“Whether it’s food or toys or cars, or in the past gas, it’s a sense of plenty and entitlement. Some have even said â€˜duty’; that there’s a duty to consume. It’s part of being a citizen of this nation. We saw this in President Bush’s instructions after 9/11, when he said the best thing we could do was to just â€˜go shop.’”
The idea of food as a commodity, as something we purchase and do with as we wish, is rooted in the public’s misperception of its role, says Dr. Timothy Jones, Ph.D. Anthropology.
“There’s a disconnect that’s occurred between food and what it is,” says Jones, who headed a 2004 University of Arizona study on food waste. “We’ve lost the realization that food is actually a living thing; that we take its life in order to survive ourselves.
“If we disconnect food from what it is and think of it as simply another commodity, we stop appreciating how important it really is. It instead becomes cheap and plentiful, something we don’t have to worry about. We can always buy it and throw it away.”
Or spit it out. In Buffet, a young man faces the camera and gleefully asks, “How many nations in the world would let you eat, vomit in the bathroom and come back and eat again?” “This sort of indulgence is not only OK,” says SchÃ¼ll, “it’s almost a competitive sport. We went into the film not knowing this quality would come out in our interviews. Food eating took on a macho drive we hadn’t expected.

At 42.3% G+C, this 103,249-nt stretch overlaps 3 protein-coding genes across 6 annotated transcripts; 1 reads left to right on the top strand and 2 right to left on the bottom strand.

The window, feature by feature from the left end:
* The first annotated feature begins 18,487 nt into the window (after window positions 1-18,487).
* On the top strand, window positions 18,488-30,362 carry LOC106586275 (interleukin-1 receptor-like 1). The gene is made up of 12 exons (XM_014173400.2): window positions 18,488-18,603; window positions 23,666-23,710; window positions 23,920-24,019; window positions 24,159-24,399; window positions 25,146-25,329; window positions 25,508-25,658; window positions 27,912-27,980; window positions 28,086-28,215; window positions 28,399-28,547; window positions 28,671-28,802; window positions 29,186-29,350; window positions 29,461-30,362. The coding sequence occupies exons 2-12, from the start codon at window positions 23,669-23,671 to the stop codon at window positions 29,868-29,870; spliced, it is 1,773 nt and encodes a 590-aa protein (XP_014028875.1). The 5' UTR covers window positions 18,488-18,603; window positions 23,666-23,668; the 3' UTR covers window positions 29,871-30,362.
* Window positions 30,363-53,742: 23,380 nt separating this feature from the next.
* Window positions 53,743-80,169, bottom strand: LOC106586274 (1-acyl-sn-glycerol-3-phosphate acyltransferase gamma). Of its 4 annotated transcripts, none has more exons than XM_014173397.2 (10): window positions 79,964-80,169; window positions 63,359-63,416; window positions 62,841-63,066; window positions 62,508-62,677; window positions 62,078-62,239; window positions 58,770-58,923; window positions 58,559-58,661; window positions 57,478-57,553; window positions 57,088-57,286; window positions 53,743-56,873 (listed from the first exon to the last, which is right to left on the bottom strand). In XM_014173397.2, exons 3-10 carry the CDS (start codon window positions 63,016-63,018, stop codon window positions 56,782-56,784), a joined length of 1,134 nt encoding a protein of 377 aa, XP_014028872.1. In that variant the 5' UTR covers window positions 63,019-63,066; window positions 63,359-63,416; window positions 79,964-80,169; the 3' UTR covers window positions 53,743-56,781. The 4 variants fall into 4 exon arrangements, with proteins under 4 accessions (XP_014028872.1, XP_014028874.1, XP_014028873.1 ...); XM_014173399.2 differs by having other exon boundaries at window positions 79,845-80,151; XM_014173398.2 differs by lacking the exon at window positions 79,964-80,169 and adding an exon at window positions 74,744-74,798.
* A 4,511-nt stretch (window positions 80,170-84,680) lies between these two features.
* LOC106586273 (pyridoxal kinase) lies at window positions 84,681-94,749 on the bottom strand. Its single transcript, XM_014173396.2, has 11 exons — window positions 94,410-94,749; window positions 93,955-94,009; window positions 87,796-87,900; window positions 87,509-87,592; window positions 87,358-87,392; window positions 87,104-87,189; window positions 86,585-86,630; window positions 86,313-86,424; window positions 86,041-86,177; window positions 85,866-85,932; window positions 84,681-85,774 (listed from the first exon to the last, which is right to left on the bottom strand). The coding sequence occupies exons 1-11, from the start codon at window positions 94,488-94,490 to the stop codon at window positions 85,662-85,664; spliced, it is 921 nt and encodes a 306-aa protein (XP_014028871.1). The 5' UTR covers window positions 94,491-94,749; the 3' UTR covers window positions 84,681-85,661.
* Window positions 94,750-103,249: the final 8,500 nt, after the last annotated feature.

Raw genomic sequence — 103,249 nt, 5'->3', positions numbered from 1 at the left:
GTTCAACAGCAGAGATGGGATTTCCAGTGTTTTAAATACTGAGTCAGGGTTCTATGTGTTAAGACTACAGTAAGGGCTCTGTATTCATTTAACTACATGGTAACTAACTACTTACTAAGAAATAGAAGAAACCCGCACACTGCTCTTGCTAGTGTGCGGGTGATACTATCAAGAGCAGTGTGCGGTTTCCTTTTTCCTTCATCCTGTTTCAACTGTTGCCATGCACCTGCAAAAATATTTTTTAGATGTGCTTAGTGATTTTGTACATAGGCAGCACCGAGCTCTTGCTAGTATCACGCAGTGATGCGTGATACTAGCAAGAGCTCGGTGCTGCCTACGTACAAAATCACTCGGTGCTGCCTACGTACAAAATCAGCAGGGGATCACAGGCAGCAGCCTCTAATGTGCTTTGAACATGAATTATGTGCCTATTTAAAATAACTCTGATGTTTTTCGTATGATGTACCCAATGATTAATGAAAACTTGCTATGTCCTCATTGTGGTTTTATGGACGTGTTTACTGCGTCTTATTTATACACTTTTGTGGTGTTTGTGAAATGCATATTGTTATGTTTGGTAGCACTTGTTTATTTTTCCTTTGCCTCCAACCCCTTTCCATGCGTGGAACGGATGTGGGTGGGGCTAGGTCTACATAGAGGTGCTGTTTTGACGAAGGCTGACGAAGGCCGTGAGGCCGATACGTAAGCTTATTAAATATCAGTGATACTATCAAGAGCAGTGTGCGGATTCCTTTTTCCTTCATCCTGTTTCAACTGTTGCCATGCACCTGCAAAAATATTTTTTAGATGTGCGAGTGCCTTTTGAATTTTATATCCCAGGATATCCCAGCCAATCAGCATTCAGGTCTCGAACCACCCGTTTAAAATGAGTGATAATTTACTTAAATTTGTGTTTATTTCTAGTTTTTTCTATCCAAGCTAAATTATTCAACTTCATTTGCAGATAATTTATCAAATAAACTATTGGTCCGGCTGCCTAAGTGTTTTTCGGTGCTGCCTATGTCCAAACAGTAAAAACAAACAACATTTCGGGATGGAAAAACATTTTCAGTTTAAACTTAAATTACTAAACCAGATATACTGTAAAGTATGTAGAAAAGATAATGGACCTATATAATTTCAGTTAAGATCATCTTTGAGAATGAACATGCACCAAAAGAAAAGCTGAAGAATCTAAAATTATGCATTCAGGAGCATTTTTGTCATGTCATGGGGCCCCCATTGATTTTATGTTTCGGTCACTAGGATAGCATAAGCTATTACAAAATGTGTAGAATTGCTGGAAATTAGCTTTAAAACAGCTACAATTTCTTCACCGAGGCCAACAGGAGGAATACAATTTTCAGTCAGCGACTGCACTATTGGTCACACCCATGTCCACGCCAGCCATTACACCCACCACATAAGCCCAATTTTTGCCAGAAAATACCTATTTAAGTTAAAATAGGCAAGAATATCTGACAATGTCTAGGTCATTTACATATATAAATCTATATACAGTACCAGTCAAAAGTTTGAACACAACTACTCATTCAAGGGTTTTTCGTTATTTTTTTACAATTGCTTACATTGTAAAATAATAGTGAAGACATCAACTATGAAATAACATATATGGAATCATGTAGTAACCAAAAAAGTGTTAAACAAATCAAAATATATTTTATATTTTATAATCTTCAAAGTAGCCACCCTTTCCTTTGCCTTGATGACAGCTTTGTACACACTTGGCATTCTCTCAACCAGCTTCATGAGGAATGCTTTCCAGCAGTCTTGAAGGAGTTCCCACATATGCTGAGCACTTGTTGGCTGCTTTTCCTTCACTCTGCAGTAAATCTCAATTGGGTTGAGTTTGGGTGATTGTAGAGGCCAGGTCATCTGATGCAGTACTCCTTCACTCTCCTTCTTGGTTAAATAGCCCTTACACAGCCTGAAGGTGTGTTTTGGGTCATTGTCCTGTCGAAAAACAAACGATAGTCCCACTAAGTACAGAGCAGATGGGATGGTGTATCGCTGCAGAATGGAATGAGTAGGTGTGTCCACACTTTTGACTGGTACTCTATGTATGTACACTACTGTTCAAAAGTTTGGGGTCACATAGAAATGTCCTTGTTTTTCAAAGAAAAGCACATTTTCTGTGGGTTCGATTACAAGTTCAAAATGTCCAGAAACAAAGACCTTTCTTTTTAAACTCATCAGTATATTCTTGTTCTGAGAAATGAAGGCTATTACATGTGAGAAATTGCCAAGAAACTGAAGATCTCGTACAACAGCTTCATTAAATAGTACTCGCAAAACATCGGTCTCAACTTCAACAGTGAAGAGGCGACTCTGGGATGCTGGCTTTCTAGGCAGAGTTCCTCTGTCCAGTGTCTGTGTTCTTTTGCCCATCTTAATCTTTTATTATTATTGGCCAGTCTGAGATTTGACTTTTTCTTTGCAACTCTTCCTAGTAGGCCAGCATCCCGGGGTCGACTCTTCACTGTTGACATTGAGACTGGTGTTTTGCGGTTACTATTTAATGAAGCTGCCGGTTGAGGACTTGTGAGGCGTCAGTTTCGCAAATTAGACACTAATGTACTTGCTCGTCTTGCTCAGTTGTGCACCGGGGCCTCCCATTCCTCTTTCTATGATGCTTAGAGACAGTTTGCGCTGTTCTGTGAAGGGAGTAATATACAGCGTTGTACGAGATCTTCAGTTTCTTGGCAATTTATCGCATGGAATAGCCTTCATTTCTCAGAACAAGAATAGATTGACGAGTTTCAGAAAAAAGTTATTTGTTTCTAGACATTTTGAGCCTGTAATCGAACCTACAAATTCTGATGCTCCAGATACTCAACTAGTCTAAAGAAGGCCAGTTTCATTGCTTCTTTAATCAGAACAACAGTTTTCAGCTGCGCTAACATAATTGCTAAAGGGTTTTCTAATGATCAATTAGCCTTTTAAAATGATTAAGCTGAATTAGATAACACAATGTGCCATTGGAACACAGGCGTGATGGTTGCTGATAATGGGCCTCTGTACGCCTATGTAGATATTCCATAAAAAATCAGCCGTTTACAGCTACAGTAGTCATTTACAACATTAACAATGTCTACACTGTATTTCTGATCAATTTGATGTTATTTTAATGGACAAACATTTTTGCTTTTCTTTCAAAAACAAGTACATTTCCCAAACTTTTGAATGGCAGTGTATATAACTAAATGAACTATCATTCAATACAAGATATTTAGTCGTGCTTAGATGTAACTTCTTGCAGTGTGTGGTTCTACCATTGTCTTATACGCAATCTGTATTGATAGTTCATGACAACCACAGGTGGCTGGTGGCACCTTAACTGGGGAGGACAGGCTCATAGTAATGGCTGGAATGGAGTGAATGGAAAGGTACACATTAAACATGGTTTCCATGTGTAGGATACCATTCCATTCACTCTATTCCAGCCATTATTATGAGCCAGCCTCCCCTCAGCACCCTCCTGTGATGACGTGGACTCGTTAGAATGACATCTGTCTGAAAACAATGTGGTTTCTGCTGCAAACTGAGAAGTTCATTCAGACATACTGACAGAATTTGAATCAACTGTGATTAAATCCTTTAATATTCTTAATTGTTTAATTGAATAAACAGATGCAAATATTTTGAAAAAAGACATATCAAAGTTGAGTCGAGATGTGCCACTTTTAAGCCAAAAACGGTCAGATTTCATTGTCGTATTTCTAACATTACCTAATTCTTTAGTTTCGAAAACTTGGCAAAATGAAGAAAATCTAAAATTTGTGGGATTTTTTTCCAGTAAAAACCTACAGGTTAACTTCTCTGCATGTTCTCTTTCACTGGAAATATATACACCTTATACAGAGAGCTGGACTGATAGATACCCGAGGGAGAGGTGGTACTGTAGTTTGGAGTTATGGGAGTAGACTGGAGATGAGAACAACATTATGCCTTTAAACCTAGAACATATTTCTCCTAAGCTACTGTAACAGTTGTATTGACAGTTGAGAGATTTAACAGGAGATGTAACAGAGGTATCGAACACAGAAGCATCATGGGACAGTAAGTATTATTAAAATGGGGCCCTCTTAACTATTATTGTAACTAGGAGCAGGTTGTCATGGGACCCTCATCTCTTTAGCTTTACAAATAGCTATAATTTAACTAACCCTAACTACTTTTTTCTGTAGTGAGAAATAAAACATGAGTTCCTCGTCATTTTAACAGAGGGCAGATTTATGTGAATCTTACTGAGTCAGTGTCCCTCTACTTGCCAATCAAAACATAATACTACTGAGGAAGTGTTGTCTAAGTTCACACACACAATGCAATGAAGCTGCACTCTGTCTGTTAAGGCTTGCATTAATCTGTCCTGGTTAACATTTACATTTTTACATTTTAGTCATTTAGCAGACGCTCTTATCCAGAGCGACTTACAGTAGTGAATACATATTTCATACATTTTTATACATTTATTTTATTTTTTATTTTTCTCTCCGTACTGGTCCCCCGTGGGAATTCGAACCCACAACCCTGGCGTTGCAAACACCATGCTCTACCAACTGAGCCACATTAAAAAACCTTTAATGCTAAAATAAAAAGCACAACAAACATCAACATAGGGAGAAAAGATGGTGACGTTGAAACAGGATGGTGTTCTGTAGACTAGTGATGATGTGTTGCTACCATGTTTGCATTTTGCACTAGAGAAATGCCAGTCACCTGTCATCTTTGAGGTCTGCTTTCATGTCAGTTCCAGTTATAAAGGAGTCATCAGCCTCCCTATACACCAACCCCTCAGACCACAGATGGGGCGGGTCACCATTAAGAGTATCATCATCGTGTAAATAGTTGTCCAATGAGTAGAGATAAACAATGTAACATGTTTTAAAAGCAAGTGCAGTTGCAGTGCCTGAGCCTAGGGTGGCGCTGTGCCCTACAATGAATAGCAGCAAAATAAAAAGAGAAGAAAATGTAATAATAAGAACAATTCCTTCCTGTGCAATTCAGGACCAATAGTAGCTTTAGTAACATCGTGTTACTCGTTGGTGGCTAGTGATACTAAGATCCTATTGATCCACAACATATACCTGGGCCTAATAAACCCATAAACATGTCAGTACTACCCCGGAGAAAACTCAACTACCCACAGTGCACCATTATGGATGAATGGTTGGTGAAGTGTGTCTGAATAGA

“Part of what you’re buying is not just the food you consume, but also the right and pleasure of throwing it away. Which is a huge power trip that flies in the face of any idea of vulnerability or scarcity.
“We usually associate eating disorders with females. In fact, if you want to see the buffet as a form of disordered eating, it was largely macho. â€˜I went back and piled my plate. I got away with this and that, and came back and did it again.’”
The Resolution Rollercoaster
For many of us, a new year signals a rash of resolutions: Less of that, more of this, moderation in all things. It’s dÃ©jÃ vu all over again.
Add to our best intentions the waves of conflicting information over weight, diet and exercise. The debate boiled over in 2005 when the CDC released a report saying they’d overstated the health risks of obesity. The study, according to a New York Times article, suggested “people who are somewhat overweight are at less risk of early death than people who are thin. It also found that carrying around some heft was far less mortal” than previously believed.
Picture a mad dash to the nearest buffet.
But it’s difficult to argue surplus pounds aren’t a huge drain on the health care system when you weigh the numbers. Obesity in America calculates the annual U.S. health costs of overweight and obesity at $122.9 billion, with $64.1 billion in direct costs and $58.8 billion in indirect costs. Obese people are at increased risk for heart disease, high blood pressure, stroke, Type 2 diabetes, arthritis-related disabilities, depression and certain cancers.
But whoever or whatever you choose to believe, poor habits lie at the crux of obesity and food obsession. As the CDC maintains, “It’s not a diet, but a lifestyle” of educated choices that increase your chances of living healthy.
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